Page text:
Verso has expanded the traditional range of Italian fare to include Verso chips ($7), a deliciously seasoned stack of house-made potato chips heaped with provolone cheese, chunks of bacon, and green onion. Basic pizzas range from $6 to $16 to start, depending on size and shape (circle or sheet—sheets require 12 to 24 hours of advance notice to ensure their 800-thread-count goodness). Try a specialty option, such as a Caribbean ($18 for a large), topped with honey-lime oil, provolone, jerk chicken, mangos, caramelized onions, and cilantro. Sandwiches are available for easy gripping—bite into a chicken Philly ($7) with roasted chicken, sautéed peppers, mushrooms, onions, and cheese served on a hoagie. Pasta ranges from $9 to $11, with meaty additions running an extra $2 to $3, and comes in every imaginable shape and length, including whole-wheat penne. Wash it all down with a variety of $2 beverages, or imbibe from the beer and wine lists ($4 to $16).
Eddie's Pizzeria Cerino serves fresh Italian dishes crafted with the fusion of family recipes and modern culinary experience. Owner Eddie Cerino's passion for food began in his grandmother's kitchen, where he would watch her prepare meals for friends and family. He took in the aromas and witnessed how, like receiving a paycheck delivered by puppies, her dishes would brighten guests' spirits. When forging his pizzeria's menu, Eddie combined his family's cherished recipes with techniques and flavors he discovered over the course of his career. Today, guests indulge their cravings with entrees prepared under the direction of a Cerino family member, such as gourmet pizzas topped with wild mushrooms and sausage and butternut-squash ravioli in a butter-sage sauce.
Guys Pizza Co.'s pie twirlers knead fresh, local ingredients into daily-made dough destined for pizzas or the eatery's signature Guyzone. Two large pizzas' traditional or thin-crust varieties can be customized with well-spiced seas of classic red, zesty red, white, or pesto sauce. Toppings shake up each slice, with selections ranging from banana peppers to pepperoni to onions capable of causing tears of joy. The mini Guyzone ($4.99, feeds one), the menu's juiced-up version of a calzone, challenges diners with a hefty pocket packed with cheese and three toppings, all bundled up to dunk in marinara, garlic-butter, or hot-buffalo sauces. The specialty pizza with white garlic sauce ($9.99 for a small) more closely resembles an exploded baked potato with smashed potatoes, bacon, cheddar, mozzarella, provolone and a side of sour cream.
The culinary technicians at Johnny Malloy's Sports Pub dish out a menu of palate-pleasing game-day specialties. Warm up injury-prone teeth with a quintet of wings ($4.25) in one of 15 flavors, from mild-mannered Texas sweet to saucy hot garlic buffalo. Carnivorous canines can chomp at the Malloy classic, a half-pound patty cloaked in melted swiss and sautéed mushrooms ($7.99) or a succulent half slab of ribs ($11.99). The mexican pizza, a dough disk painted in taco sauce, two cheeses, tortilla chips, and a multitude of south-of-the-border fixings ($12.99+), transports diners to the guacamole-paved streets of Cancun. A slice of creamy cheesecake ($3.99) sweetens the dessert menu.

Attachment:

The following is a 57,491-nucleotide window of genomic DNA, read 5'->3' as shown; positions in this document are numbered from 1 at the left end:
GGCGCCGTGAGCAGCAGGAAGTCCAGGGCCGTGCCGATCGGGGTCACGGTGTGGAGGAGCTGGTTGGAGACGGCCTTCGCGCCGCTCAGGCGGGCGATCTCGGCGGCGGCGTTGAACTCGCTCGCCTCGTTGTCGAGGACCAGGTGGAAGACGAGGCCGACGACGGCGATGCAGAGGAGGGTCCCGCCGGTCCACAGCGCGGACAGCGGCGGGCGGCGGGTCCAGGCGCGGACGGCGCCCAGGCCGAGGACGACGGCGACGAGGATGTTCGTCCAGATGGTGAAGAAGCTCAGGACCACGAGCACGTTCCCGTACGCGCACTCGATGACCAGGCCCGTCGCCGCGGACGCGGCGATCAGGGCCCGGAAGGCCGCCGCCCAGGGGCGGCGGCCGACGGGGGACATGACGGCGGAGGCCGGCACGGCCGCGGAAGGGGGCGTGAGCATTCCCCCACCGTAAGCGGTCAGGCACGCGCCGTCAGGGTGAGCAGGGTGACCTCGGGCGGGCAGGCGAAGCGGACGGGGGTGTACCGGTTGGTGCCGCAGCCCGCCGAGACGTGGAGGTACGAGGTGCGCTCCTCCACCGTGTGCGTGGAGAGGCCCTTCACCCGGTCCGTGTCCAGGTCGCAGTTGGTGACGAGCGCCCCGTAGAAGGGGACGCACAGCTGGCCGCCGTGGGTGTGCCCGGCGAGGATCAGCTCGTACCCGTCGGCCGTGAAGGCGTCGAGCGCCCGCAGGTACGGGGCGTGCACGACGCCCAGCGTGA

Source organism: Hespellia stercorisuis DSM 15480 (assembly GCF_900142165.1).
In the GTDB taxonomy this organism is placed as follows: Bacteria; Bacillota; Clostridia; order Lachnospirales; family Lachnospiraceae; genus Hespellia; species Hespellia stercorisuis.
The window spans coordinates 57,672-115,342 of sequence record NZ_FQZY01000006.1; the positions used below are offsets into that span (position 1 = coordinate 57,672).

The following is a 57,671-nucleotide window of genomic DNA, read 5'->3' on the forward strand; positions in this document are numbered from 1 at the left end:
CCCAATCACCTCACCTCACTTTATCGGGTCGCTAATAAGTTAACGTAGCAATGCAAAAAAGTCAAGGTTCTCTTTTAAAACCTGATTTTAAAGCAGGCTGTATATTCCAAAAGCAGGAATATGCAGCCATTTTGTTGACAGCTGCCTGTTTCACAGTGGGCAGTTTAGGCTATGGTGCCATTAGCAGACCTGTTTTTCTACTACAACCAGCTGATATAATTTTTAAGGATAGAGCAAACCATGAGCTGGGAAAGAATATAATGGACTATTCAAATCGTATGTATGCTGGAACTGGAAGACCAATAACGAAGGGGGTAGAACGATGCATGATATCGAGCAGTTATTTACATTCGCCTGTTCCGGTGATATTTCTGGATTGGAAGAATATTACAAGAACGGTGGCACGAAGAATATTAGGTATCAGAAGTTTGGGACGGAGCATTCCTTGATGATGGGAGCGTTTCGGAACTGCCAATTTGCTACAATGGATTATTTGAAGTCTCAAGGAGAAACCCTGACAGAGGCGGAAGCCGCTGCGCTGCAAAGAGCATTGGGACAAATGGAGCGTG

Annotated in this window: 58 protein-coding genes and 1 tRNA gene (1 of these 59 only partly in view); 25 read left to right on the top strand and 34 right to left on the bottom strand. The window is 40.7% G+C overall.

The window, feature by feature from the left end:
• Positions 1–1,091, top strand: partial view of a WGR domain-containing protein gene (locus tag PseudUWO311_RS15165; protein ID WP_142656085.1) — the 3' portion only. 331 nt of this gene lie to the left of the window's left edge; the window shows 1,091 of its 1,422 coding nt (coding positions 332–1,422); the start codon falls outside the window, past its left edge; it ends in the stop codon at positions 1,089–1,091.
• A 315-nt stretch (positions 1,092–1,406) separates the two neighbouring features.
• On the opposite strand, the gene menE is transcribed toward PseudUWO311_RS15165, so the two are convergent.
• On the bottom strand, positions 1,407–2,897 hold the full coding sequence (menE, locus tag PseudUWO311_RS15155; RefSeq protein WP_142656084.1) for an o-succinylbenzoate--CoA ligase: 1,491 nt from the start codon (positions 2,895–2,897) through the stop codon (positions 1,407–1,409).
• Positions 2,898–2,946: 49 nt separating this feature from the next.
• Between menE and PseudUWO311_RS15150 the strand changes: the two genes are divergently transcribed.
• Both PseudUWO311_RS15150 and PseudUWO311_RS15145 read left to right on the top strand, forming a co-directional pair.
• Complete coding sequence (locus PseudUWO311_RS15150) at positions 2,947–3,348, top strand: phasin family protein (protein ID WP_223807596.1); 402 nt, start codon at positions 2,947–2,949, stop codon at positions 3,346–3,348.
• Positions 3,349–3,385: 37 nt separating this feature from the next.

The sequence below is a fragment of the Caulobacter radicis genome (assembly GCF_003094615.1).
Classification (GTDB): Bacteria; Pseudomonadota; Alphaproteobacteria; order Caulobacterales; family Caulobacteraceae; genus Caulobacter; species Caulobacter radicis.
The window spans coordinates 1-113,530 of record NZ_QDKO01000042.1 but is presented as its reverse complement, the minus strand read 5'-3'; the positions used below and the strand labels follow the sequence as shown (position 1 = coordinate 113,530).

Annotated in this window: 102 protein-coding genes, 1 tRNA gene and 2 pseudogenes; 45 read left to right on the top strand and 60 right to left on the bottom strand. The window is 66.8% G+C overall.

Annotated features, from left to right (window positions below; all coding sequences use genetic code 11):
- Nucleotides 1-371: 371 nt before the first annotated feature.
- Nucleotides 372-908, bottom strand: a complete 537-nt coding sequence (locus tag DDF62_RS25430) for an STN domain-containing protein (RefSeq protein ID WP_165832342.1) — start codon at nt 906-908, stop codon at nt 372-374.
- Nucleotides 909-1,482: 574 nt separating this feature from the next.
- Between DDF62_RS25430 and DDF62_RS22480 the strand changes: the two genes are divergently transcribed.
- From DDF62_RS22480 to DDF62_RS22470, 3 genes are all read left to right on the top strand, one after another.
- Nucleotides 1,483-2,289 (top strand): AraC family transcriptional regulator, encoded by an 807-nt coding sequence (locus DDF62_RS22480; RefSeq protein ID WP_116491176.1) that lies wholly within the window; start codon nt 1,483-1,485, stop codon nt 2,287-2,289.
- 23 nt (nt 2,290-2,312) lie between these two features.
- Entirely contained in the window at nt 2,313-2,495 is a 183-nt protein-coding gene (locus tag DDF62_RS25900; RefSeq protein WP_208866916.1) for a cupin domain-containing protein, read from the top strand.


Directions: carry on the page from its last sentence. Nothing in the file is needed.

Named Best Gourmet Pizza in 2010 by Cleveland Magazine, Angelo's Pizza's experienced dough-flingers conjure pies with freshly made sauce and crust alongside other Italian eats. Pizza incarnations range from the basic original with choice of toppings ($8.19+) to pies of a more radical aesthetic, such as the chicken mac 'n' cheese ($12.95–$22.25) and Acapulco barbecue chicken with pineapple and cinnamon ($12.95–$22.25). Pasta seekers can revel in spaghetti, cavatelli, penne, or fettuccini with veggie or meat toppings ($6.99–$12.29), ideal for satisfying midmeal urges to jump rope. The drink menu boasts local brews such as Great Lakes Dortmunder, as well as whites, reds, and soft drinks. Committed to customer service, Angelo's insists that patrons not 100% pleased with their eats get a replacement dish or a credit for their next visit.
While travelers from nearby Cleveland Hopkins International Airport enjoy Pasta Lear's Pizzeria and Deli's lunch six days a week, they aren't the only ones. When the auxiliary bishop of Cleveland, Roger Gries, visited Pasta Lear's Pizzeria and Deli in 2007, he was so impressed with the cuisine that he wrote a letter telling the owners that their linguine with clams in a white sauce was one of the best renditions of the dish he had ever tasted?even when compared to the times he ate the dish in Rome. Pasta Lear's still serves up this dish, with white or red sauce, plus other pastas, corned beef sandwiches, spinach salads, wraps, creative pizzas with such toppings as hot peppers stuffed with italian sausage. In addition to their local and international catering services, their private dining room is also available for rehearsal dinners, showers, and parties.